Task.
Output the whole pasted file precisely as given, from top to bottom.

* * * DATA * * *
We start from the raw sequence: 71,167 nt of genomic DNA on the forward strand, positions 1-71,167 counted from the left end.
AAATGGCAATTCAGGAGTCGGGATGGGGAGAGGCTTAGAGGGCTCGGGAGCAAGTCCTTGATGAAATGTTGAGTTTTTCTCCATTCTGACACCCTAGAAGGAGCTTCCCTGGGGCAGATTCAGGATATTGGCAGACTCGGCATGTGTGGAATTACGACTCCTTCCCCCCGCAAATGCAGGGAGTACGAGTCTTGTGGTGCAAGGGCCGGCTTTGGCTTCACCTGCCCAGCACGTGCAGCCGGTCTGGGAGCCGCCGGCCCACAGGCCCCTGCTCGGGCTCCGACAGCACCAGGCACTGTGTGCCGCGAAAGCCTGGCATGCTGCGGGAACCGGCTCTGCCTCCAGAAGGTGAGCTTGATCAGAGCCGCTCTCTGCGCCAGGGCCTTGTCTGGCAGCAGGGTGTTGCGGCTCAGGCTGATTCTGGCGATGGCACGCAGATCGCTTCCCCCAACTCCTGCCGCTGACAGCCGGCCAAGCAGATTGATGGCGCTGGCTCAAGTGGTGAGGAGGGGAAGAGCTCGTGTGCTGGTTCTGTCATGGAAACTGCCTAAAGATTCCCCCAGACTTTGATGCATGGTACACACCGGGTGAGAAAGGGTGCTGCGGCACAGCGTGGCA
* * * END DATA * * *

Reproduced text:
We start from the raw sequence: 71,167 nt of genomic DNA on the forward strand, positions 1-71,167 counted from the left end.
AAATGGCAATTCAGGAGTCGGGATGGGGAGAGGCTTAGAGGGCTCGGGAGCAAGTCCTTGATGAAATGTTGAGTTTTTCTCCATTCTGACACCCTAGAAGGAGCTTCCCTGGGGCAGATTCAGGATATTGGCAGACTCGGCATGTGTGGAATTACGACTCCTTCCCCCCGCAAATGCAGGGAGTACGAGTCTTGTGGTGCAAGGGCCGGCTTTGGCTTCACCTGCCCAGCACGTGCAGCCGGTCTGGGAGCCGCCGGCCCACAGGCCCCTGCTCGGGCTCCGACAGCACCAGGCACTGTGTGCCGCGAAAGCCTGGCATGCTGCGGGAACCGGCTCTGCCTCCAGAAGGTGAGCTTGATCAGAGCCGCTCTCTGCGCCAGGGCCTTGTCTGGCAGCAGGGTGTTGCGGCTCAGGCTGATTCTGGCGATGGCACGCAGATCGCTTCCCCCAACTCCTGCCGCTGACAGCCGGCCAAGCAGATTGATGGCGCTGGCTCAAGTGGTGAGGAGGGGAAGAGCTCGTGTGCTGGTTCTGTCATGGAAACTGCCTAAAGATTCCCCCAGACTTTGATGCATGGTACACACCGGGTGAGAAAGGGTGCTGCGGCACAGCGTGGCA